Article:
When 25k is too much for a bank to invest

Mon November 28, 2011 9:44 am

At a dinner last week I met an old friend who now runs a small corporate events agency. hes recently been invited to on sell hopsitality packages for the Games. High end hospitality ticets are the preserve of Prestige Ticketing . As I understand it sales have not been a runaway success.

Top end packages run to £4,500 but according to another friend, who is a partner at a big four accounting firm, fully loaded a top firm should expect to invest £25k per person to give a client an Olympic experience with a few days of tickets, accomodation, hospitality and other sundries throw in.

That’s a lot of money by anyone’s standards. But the standards of global investment banks , which generates in excess of £1bn profits a quarter from their clients it sounds like small change. Particularly in an environment where average bonuses for 2010-11 for the 231 top performers were over £2m and these sort of numbers are seen as the cost of retaining talent.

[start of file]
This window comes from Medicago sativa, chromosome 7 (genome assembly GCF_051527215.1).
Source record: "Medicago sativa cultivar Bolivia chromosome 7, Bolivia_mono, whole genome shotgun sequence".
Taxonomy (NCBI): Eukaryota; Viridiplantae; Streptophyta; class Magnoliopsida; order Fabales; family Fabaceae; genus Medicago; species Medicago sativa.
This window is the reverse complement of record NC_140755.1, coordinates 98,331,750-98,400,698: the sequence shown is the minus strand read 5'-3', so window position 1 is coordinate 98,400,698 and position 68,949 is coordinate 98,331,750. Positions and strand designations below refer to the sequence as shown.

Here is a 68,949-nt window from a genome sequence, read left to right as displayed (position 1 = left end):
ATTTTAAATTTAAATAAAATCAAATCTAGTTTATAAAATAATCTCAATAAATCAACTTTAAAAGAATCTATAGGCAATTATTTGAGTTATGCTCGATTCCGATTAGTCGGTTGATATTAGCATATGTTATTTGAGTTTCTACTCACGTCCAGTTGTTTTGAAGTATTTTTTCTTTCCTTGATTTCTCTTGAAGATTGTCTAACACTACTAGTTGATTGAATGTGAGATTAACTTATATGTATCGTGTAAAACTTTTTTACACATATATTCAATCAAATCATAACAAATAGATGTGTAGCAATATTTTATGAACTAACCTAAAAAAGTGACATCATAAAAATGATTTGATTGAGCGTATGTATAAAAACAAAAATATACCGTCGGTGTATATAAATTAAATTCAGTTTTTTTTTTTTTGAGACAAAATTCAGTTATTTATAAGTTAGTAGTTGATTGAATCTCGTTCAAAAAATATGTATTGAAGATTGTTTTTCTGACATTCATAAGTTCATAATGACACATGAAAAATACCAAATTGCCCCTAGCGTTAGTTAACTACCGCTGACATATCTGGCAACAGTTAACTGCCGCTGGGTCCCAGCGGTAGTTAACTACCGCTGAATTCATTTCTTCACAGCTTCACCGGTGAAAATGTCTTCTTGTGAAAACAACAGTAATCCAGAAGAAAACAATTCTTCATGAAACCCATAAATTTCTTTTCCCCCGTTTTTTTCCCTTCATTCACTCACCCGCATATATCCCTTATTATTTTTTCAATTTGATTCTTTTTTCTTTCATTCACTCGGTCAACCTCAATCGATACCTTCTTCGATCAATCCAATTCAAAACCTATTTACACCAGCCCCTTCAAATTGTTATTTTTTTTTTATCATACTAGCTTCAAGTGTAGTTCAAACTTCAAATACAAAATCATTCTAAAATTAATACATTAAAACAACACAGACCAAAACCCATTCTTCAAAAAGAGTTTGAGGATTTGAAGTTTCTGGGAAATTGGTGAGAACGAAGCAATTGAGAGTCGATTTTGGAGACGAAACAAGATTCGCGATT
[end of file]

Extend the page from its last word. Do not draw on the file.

Barclays have apparently determined that they will only buy hospitality for clients who are Managing Directors (and I assume this means CEOs rather than whatver passes for an MD in a bank, though I could be wrong).  Apparently the numbers are too high to justify paying to entertain anyone else. Maybe  Barclays are baulking at possible scrutiny in the light of the UK bribery Act .

Im not entirely sure what to make of this. Perhaps it shows legislation aimed at curbing coporate excess does have a meaningful impact on how business spends its money. It certainly seems to show that the rationale that an investment bank deploys for remuneration is wholly  different from the rationale it employs when considering the cost of doing business. Would that Barclays clients and shareholders take the same view….

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